Scotch-Irish-L ArchivesArchiver > Scotch-Irish > 1999-04 > 0924574884
Subject: Re: Hearth Rolls
Date: Mon, 19 Apr 1999 22:21:24 EDT
The hearth rolls - as those who read history at Oxford can tell you, these
were the things that Alfred the Great let burn when he was working in the
kitchen as a disguised peasant, but had his mind on more momentous matters.
Just kidding. I am no expert, but basically the hearth rolls were lists of
inhabitants compiled in Ulster (and elsewhere?) so the royal taxcollector
knew who to put the squeeze on, and for how much. In the 1665 list for
Donegal that I have seen, the assessment was for one shilling per hearth in
the dwelling place. Presumably these lists were updated regularly as the need
to generate revenue from reluctant citizenry has not changed over the
centuries. If the hearth rolls of Ulster collected over a period of years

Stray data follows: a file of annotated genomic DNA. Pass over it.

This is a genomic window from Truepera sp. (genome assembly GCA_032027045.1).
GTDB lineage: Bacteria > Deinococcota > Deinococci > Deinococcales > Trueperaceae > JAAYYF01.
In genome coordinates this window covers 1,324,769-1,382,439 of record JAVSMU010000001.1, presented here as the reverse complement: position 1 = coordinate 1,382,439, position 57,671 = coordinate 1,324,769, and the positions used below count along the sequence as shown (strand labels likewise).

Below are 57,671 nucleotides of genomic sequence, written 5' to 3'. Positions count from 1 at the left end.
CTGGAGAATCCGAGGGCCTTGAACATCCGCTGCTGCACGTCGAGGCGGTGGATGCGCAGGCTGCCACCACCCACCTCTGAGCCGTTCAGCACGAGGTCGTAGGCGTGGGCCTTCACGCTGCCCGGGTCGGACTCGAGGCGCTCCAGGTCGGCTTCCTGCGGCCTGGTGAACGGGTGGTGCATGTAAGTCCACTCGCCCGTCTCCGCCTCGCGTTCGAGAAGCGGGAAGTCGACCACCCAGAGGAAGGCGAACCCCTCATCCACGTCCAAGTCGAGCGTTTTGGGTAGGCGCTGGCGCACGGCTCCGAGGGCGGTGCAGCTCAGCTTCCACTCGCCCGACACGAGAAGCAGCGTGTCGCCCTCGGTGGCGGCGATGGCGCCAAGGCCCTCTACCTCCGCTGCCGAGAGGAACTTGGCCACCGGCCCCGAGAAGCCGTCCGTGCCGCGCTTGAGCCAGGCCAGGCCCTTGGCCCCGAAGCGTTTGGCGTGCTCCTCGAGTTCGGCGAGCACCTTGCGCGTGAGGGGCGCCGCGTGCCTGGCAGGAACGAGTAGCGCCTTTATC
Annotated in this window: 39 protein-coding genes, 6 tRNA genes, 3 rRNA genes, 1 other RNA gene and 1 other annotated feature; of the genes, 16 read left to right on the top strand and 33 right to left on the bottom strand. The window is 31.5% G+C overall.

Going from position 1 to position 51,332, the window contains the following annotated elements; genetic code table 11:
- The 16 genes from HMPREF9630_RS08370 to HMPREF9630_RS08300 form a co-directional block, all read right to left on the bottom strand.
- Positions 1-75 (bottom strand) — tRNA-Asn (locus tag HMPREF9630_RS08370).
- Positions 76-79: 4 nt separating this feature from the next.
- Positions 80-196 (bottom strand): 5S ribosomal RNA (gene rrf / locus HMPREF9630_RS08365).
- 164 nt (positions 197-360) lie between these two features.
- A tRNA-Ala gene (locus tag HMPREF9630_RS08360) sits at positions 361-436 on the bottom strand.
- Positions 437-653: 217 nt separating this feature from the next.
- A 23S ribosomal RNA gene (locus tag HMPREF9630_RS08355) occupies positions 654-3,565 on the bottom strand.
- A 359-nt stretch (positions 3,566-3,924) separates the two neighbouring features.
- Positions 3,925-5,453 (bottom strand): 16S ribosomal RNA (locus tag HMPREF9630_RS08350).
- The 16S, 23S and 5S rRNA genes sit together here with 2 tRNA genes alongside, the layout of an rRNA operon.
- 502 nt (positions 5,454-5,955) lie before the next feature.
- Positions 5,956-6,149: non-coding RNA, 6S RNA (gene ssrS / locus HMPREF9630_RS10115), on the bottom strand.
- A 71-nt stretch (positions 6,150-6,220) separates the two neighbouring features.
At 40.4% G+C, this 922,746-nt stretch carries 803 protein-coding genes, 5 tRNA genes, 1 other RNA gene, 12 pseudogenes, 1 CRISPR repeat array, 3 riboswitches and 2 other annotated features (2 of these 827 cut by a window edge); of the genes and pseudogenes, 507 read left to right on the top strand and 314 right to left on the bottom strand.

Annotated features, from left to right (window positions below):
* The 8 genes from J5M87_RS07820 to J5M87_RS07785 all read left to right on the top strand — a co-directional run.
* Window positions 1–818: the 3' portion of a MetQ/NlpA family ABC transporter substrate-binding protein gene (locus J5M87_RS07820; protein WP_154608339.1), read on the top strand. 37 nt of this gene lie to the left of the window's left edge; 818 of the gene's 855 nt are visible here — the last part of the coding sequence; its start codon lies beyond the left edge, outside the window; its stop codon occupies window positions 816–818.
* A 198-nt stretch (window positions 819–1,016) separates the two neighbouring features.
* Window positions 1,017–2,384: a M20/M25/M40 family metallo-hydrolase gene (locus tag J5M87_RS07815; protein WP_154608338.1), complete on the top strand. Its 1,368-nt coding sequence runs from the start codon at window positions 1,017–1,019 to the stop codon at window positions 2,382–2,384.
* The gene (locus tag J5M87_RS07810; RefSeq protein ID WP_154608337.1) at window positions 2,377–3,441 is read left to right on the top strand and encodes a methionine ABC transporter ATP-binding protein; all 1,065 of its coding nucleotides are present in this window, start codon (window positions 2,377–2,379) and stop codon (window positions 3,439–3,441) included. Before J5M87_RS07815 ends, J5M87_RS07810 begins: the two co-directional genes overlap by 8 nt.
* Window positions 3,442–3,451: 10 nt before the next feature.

were available today they would tell us a great deal about our ancestors.
For Somerset County Maryland, whose records I have spent some time with,
similar lists are extant from 1723, not for hearths but for "taxables", i.e.
males over 16 and slaves. They are a virtual phone directory of the populace
and if you follow their year-to-year progression they give a time-lapse
picture of the development of the community. It is even possible to associate
the names with the geographical locations of the dwellings, as there is a
regular pattern to the list of taxables. Once you begin to form a picture of
who lived where, the others fall into place. The list includes the
heads-of-household and the other taxables by name. When a son entereds the
list he had just turned 16; when he left it, either he died, migrated or
took up his own trade or land - - - A lot of information.
Follow the money - it works for genealogy too.